BUFFALO, N.Y., July 31 (UPI) -- Resveratrol, found in the skin of red grapes and red wine, appears to suppress inflammation in humans, U.S.researchers say.
Senior author Dr. Paresh Dandona and first author Husam Ghanim of the University at Buffalo used a nutritional supplement containing 40 milligrams of resveratrol for the study involving 20 participants who were randomized into two groups of 10.
One group received the supplement, while the other group received a placebo once a day for six weeks. Fasting blood tests were conducted at the beginning of the study, week one, week three and week six.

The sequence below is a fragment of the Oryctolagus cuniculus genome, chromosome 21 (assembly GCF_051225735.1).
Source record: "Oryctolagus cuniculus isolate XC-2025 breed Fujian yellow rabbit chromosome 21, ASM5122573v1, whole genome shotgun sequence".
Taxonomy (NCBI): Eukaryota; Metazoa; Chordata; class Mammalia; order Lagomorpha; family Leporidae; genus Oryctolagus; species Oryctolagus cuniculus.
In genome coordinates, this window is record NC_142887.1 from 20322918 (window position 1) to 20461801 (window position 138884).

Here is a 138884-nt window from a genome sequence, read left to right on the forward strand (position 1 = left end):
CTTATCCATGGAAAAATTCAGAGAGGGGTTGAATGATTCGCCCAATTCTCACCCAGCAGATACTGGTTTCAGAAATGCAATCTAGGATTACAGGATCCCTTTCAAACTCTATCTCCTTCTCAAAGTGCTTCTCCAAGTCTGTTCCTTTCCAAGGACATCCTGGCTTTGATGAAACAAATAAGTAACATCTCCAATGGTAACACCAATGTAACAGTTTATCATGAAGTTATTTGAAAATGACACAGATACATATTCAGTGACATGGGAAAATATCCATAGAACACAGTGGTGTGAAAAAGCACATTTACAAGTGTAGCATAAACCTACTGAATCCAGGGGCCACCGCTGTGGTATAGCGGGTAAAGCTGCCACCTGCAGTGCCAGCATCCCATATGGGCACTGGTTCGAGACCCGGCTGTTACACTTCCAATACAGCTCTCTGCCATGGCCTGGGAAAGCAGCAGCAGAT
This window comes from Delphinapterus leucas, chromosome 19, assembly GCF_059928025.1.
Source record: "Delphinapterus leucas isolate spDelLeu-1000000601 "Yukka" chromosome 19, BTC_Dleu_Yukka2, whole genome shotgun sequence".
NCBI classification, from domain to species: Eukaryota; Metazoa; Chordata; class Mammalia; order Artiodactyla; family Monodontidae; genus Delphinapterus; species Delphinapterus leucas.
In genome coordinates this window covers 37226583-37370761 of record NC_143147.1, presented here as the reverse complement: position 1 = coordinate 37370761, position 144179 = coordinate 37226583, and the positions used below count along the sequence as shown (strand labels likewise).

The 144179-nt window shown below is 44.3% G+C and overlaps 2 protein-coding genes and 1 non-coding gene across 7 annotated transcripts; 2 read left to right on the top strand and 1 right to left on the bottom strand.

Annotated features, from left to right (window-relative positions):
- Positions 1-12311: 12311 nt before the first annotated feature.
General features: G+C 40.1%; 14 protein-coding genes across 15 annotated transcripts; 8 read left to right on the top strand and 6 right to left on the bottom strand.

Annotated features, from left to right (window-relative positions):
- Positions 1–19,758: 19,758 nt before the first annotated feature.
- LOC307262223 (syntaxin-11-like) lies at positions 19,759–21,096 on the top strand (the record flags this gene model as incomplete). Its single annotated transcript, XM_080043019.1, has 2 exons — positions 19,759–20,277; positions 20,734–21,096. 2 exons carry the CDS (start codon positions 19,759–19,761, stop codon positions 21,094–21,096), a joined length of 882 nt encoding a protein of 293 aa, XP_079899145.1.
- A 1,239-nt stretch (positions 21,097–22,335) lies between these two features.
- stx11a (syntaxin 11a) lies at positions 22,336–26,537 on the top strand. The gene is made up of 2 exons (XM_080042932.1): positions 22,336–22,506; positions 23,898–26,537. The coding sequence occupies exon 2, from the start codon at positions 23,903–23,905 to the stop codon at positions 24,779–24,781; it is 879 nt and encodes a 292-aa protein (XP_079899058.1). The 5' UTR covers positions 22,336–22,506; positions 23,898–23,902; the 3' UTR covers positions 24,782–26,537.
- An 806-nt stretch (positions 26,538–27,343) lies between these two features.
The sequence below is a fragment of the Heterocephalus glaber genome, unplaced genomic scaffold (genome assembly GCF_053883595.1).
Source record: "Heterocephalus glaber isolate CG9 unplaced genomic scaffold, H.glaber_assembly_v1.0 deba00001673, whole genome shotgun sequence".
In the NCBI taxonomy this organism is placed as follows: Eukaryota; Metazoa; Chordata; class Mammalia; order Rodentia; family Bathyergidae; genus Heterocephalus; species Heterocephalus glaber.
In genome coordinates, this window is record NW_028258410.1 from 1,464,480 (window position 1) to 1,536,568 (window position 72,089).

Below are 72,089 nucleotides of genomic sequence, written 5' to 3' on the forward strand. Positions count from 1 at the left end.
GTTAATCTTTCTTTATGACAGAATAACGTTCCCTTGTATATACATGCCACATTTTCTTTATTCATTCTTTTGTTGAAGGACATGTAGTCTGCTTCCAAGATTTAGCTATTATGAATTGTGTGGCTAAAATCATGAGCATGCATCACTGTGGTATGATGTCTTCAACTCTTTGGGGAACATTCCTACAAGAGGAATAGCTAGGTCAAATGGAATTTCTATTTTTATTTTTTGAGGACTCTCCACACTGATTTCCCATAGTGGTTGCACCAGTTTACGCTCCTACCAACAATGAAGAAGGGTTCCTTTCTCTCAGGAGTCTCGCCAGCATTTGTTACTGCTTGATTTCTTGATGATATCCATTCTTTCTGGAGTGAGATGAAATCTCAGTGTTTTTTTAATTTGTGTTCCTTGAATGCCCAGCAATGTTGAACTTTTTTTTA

The study, published online ahead of print in the Journal of Clinical Endocrinology & Metabolism, finds blood samples from those who took resveratrol showed suppression of the inflammatory protein tumor necrosis factor, which causes insulin resistance and the risk of developing diabetes. Blood samples from those who received the placebo showed no change in the pro-inflammatory markers.
Long-term inflammation affects development of type 2 diabetes, aging, heart disease and stroke, Dandona says.
"The product we used has only 20 percent resveratrol, so it is possible that something else in the preparation is responsible for the positive effects," Dandona says.